|We had to get rid of the old couch and chairs. Look what we found on Kijiji! Yay for Kijiji! We live in an area where one cannot find a great variety of furniture. I was surprised when I saw this furniture advertised for sale. It is circa-1910, so it fits perfectly in the Victorian house. And now we have somewhere to sit in the parlour, so everybody is happy. :)|
|Chair and Sofa|
The furniture was originally from Boston. It was recovered at some point, but it's in amazing shape. Its two previous homes included a formal living room and a bedroom, so it has been well cared for.
Notice the wrinkles in our wallpaper. We are afraid to remove it, for fear of what is behind it! I mean, we can't afford to remove it at this point. I think we will have to wait until we are at the stage of exploring what is in the walls, and then insulating them and really renovating the house. The previous owner of the Little Blue House told me that it was likely insulated with sawdust! Can you imagine this, in a climate with very cold winters?
|Sofa, in its New Home!|
I think this is a beautiful spot to sit. I wish to spend some time here, but work keeps getting in the way! That is how it goes. I hope that my family will be able to spend lots of time in this house. It feels like it needs to be lived in.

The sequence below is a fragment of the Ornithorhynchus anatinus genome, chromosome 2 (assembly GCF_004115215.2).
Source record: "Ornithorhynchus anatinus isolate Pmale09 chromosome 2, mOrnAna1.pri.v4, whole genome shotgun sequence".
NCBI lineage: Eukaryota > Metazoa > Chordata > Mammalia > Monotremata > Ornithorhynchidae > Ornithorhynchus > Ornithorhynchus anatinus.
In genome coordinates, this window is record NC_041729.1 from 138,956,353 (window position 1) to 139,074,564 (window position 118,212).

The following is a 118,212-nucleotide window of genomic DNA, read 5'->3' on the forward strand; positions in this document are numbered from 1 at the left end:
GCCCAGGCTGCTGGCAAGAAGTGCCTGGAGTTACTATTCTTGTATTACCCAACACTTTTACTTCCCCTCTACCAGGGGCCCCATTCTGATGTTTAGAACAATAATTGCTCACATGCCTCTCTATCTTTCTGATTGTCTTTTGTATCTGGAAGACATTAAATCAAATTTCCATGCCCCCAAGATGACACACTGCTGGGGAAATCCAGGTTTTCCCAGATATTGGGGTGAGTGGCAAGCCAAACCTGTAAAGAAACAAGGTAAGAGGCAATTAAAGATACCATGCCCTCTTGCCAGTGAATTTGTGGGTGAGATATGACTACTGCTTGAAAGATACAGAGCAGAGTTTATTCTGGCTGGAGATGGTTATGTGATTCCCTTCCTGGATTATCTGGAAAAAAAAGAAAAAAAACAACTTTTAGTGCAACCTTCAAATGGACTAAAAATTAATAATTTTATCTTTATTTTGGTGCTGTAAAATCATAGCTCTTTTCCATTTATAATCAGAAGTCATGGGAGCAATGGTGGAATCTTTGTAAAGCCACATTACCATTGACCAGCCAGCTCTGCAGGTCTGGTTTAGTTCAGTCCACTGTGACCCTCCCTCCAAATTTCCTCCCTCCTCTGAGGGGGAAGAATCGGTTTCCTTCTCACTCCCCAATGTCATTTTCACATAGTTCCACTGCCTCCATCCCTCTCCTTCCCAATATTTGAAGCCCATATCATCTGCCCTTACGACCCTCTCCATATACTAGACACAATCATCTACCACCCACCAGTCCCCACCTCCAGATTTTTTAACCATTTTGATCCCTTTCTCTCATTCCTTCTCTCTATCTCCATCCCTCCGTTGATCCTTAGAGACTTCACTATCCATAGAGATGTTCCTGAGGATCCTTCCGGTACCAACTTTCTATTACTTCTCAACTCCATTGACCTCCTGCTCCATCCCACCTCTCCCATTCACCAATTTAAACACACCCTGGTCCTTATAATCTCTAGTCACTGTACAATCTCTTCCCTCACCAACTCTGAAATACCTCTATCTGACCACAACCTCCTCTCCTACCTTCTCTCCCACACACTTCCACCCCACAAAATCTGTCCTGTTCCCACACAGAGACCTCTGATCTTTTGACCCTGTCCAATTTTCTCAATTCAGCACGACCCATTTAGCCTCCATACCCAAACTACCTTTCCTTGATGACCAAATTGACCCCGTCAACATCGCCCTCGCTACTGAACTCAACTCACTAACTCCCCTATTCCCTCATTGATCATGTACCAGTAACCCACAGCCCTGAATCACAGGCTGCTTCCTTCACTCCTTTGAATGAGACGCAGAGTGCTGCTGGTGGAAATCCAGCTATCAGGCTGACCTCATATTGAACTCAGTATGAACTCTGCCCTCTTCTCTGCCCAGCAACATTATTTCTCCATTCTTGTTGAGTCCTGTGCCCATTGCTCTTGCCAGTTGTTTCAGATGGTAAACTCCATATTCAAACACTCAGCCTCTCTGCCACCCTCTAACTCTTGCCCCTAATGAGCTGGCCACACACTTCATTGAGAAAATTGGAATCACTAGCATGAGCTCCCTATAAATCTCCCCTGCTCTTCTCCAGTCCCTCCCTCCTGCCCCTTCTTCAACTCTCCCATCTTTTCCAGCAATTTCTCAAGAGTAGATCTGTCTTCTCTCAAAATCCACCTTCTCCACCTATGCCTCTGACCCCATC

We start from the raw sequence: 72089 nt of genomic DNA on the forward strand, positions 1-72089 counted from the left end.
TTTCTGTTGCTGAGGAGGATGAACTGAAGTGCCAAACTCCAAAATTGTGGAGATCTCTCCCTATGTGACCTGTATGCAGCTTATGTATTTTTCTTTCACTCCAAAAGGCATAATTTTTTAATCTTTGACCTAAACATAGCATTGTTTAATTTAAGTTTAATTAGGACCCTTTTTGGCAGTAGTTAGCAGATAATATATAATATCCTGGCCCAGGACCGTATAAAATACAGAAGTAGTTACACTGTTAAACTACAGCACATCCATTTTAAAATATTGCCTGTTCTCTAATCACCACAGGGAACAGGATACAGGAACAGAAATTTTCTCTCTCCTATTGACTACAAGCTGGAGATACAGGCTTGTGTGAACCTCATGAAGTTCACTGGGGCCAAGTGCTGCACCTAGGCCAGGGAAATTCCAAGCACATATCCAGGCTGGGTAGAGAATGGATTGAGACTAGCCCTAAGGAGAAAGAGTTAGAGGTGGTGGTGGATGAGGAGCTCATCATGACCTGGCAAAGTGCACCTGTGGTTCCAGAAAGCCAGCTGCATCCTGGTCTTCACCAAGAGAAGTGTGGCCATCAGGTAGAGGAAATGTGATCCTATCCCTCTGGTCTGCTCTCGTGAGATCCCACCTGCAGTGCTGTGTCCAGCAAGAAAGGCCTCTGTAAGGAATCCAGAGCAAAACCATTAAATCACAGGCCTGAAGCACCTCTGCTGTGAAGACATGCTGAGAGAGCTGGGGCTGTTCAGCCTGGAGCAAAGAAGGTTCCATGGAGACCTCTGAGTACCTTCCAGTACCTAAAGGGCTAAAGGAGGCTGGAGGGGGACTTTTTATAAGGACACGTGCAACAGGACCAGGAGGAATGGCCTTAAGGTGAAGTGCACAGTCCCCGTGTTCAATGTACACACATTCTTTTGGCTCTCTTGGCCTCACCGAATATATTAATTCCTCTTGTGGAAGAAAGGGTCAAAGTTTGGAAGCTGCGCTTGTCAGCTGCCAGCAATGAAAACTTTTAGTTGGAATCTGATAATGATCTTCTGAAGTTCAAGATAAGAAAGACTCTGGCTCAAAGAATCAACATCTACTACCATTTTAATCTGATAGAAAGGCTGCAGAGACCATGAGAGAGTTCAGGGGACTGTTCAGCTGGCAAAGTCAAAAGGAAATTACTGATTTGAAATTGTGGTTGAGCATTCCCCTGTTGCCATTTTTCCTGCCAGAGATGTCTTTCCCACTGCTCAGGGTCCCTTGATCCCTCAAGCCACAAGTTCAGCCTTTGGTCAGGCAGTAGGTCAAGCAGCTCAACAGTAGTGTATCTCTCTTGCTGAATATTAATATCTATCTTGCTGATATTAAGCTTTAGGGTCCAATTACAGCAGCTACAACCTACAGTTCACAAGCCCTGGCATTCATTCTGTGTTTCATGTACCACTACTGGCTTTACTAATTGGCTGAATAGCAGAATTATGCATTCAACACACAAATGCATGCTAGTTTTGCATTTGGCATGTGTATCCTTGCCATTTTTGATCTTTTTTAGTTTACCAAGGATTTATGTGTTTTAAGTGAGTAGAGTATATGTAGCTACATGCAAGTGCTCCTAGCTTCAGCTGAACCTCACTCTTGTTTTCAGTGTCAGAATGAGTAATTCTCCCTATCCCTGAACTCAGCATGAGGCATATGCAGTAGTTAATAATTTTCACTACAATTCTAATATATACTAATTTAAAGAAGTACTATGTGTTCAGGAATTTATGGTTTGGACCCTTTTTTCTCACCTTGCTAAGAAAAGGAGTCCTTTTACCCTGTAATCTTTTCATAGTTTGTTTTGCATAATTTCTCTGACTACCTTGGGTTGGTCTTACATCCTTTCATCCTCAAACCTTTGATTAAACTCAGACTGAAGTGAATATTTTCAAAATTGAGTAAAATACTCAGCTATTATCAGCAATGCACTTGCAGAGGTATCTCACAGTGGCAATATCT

Our children are fascinated by the doorbell. You can see it on the door, in the above photo. This is the original front door - there is a little crank on the outside of the door, and when you turn it, the bell rings. It's a perfect, mechanical doorbell. I also love how small the doors are, and how the doorknobs are kind of low down. People were smaller back in 1898!
Here is the lovely wingback chair. It's really comfortable, and the kids look adorable curled up in it. We put a rug down on the linoleum floor, since there are lots of rough spots where it's joined together. You can see some of the metal bands in the above photo, that were used to join the pieces of lino together when the floor was laid. There are places where the metal bands are pulling up, and due to previous water damage, some of the metal has rusty patches. Repairing the lino, and/or pulling it up to refinish the wood floor underneath, is on "The List."
I read recently that old homes are best restored from the outside-in, and bottom-up. That is probably good advice. For now, until we can afford a restoration, I think we will keep it dry and look after it as best we can. We shall explore nooks and crannies as we gather up the courage, right?
Well, I would love to go on, and describe some of the history of the Little Blue House, because from what we've learned so far, it's very much worth telling, but that will have to wait. It is past my bedtime!